Originally posted on Hatch Magazine. Click to view the original article.
By Chad Shmukler
Catching a bonefish or a tarpon is reward enough in itself. Both fish are elusive. Both are amongst the angling world’s most impressive fighters. Both are beautiful specimens to behold. Should you, however, require additional motivation in order to land yourself on a sunny tropical flat or the bow of a skiff patrolling tarpon-friendly waters — then do it for the good of science.
The Bonefish and Tarpon Trust (BTT) currently has underway two separate, but equally important research initiatives that require the collection of genetic samples from both bonefish an tarpon. And that’s where you, the angler comes in.
Bonefish are typically regarded as resident fish that traverse a relatively small range. For adult bonefish, this is mostly true. However, the fact that adult bonefish segregate into local populations doesn’t tell us much about where those bonefish come from, even though it seems intuitively like it would. The reason why is that bonefish spawn in deep water, after which the larvae that hatch from their eggs drift in the open water for an average of 53 days. Whether those larvae remain in the push and pull of local currents or transported to destinations far away is largely unknown. And knowing is important to conservation efforts underway in places like the keys, where bonefish populations are diminishing.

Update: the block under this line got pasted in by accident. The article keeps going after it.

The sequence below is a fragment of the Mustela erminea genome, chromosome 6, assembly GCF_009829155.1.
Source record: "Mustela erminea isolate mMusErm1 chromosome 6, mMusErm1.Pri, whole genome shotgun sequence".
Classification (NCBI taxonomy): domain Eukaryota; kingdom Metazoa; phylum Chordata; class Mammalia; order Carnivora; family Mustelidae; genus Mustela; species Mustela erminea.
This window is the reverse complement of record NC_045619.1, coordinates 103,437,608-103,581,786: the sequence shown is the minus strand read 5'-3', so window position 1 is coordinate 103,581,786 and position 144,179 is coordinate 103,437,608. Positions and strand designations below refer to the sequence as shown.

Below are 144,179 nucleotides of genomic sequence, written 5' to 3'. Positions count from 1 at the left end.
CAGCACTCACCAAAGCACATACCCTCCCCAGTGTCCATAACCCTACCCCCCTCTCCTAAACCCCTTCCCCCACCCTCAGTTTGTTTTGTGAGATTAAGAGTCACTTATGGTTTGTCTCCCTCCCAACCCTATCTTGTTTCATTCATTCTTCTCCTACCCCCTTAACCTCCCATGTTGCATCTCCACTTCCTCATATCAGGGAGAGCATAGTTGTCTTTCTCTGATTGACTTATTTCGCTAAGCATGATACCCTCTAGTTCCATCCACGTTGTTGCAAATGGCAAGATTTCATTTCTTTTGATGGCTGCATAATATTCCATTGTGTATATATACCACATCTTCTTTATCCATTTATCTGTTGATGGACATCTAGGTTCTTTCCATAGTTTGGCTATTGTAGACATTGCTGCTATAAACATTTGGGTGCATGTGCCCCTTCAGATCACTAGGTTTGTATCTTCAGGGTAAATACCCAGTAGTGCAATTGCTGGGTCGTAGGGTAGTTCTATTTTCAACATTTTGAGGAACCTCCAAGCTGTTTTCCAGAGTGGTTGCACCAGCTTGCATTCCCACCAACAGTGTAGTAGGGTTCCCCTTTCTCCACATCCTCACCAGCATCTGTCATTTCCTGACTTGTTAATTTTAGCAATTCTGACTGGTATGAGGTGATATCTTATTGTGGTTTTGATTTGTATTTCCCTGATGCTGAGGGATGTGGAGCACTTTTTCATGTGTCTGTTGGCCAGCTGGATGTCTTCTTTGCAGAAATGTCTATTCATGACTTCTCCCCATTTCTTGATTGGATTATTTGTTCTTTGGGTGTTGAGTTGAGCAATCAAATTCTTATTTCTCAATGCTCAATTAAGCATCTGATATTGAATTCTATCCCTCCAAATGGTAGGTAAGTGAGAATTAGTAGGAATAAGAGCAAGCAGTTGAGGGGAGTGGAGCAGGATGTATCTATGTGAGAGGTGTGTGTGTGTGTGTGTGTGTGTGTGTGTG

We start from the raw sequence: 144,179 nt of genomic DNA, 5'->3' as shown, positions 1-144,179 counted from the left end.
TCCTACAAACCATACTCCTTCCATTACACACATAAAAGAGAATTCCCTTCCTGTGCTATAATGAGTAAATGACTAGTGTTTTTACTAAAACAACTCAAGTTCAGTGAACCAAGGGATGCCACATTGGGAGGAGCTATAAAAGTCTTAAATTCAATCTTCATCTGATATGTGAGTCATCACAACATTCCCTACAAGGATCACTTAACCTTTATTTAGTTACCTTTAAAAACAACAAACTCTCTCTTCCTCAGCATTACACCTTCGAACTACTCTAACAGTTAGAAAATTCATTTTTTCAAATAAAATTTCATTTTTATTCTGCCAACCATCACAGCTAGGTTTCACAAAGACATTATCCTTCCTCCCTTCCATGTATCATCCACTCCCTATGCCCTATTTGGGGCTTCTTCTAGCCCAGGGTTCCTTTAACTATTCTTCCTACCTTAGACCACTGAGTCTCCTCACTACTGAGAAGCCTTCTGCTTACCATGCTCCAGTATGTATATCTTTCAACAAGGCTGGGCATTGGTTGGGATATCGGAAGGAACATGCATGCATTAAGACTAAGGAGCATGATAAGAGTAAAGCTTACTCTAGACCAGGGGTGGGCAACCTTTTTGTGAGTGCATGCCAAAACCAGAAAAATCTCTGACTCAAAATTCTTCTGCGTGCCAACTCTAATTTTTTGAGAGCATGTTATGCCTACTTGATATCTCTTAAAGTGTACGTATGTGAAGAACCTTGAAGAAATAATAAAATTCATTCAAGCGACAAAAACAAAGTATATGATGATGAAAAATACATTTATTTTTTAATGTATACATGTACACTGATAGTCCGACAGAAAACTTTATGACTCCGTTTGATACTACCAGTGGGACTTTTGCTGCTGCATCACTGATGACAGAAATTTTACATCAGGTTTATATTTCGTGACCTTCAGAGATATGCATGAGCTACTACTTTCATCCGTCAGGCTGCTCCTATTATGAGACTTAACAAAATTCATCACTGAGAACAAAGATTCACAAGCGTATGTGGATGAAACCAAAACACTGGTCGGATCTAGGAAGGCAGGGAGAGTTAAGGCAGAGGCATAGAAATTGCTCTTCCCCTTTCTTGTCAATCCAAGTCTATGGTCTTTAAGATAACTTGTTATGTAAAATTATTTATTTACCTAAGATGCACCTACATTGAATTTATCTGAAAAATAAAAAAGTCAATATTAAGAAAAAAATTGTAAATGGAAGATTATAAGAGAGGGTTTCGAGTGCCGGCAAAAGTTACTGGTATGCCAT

BTT is currently in the midst of a three year program to study the origins and relationships of bonefish populations throughout the Caribbean and Western Atlantic. Driving the study are genetic samples collected via fin clips of angler-caught bonefish.
In the case of tarpon, BTT is attempting to determine whether the Atlantic tarpon population is one large, intermixed population, or many distinct sub-populations. Understanding this is key to understanding how pressure, harvest and preservation efforts in one region affect tarpon populations as a whole and thus is crucial to the development of a strong, long-term tarpon conservation plan.
Like with the bonefish project, this study of tarpon populations is driven by genetic samples. But rather than retrieving those samples via fin clippings, they are gathered through tarpon scale collection.
Kits with detailed instructions and required tools are provided by BTT free-of-charge to anglers heading out in search of bonefish and tarpon.
We’ll also be providing these genetic sampling kits and collection instructions to all of the anglers on our hosted trip this February to fly fish Ascension Bay in Mexico (a few spots still available). Anglers will have the opportunity to collect samples from the seemingly countless bonefish that scour the bay’s flats, or from the juvenile tarpon that patrol the freshwater channels that course through the mangrove of the Sa’an Kian biosphere preserve. Permit that are caught on the trip will also be tagged as part of BTT’s “Project Permit”.
For more information on BTT’s bonefish, tarpon and permit research programs, visit bonefishtarpontrust.org.